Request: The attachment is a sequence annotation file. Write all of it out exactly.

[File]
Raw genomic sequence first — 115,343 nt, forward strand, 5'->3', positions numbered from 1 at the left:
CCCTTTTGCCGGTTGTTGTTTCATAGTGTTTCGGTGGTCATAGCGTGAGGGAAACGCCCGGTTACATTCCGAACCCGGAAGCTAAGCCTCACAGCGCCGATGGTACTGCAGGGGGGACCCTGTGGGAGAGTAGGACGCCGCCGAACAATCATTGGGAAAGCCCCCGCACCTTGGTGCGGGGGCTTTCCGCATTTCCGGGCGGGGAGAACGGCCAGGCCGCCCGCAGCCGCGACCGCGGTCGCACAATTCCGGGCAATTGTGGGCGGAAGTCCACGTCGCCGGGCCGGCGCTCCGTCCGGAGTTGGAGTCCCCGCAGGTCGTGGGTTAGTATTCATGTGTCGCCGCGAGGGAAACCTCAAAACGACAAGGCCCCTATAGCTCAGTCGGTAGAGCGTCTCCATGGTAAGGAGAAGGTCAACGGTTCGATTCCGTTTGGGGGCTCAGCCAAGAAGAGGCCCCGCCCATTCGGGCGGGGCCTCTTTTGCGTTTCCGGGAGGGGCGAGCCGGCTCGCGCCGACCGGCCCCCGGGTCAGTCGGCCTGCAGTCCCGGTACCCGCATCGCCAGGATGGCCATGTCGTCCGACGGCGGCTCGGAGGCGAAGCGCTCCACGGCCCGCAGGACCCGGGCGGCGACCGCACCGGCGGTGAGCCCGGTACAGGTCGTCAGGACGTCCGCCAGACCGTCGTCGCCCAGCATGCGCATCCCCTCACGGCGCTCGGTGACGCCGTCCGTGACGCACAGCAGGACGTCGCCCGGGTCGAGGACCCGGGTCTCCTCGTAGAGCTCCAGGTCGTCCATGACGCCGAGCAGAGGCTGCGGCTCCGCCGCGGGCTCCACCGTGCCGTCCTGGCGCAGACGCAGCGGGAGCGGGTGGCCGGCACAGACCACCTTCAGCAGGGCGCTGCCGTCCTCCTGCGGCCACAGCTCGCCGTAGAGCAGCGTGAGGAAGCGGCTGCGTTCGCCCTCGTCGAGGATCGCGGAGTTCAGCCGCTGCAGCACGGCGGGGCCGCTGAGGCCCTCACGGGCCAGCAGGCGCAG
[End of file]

Raw genomic sequence first — 115,343 nt, forward strand, 5'->3', positions numbered from 1 at the left:
CCCTTTTGCCGGTTGTTGTTTCATAGTGTTTCGGTGGTCATAGCGTGAGGGAAACGCCCGGTTACATTCCGAACCCGGAAGCTAAGCCTCACAGCGCCGATGGTACTGCAGGGGGGACCCTGTGGGAGAGTAGGACGCCGCCGAACAATCATTGGGAAAGCCCCCGCACCTTGGTGCGGGGGCTTTCCGCATTTCCGGGCGGGGAGAACGGCCAGGCCGCCCGCAGCCGCGACCGCGGTCGCACAATTCCGGGCAATTGTGGGCGGAAGTCCACGTCGCCGGGCCGGCGCTCCGTCCGGAGTTGGAGTCCCCGCAGGTCGTGGGTTAGTATTCATGTGTCGCCGCGAGGGAAACCTCAAAACGACAAGGCCCCTATAGCTCAGTCGGTAGAGCGTCTCCATGGTAAGGAGAAGGTCAACGGTTCGATTCCGTTTGGGGGCTCAGCCAAGAAGAGGCCCCGCCCATTCGGGCGGGGCCTCTTTTGCGTTTCCGGGAGGGGCGAGCCGGCTCGCGCCGACCGGCCCCCGGGTCAGTCGGCCTGCAGTCCCGGTACCCGCATCGCCAGGATGGCCATGTCGTCCGACGGCGGCTCGGAGGCGAAGCGCTCCACGGCCCGCAGGACCCGGGCGGCGACCGCACCGGCGGTGAGCCCGGTACAGGTCGTCAGGACGTCCGCCAGACCGTCGTCGCCCAGCATGCGCATCCCCTCACGGCGCTCGGTGACGCCGTCCGTGACGCACAGCAGGACGTCGCCCGGGTCGAGGACCCGGGTCTCCTCGTAGAGCTCCAGGTCGTCCATGACGCCGAGCAGAGGCTGCGGCTCCGCCGCGGGCTCCACCGTGCCGTCCTGGCGCAGACGCAGCGGGAGCGGGTGGCCGGCACAGACCACCTTCAGCAGGGCGCTGCCGTCCTCCTGCGGCCACAGCTCGCCGTAGAGCAGCGTGAGGAAGCGGCTGCGTTCGCCCTCGTCGAGGATCGCGGAGTTCAGCCGCTGCAGCACGGCGGGGCCGCTGAGGCCCTCACGGGCCAGCAGGCGCAG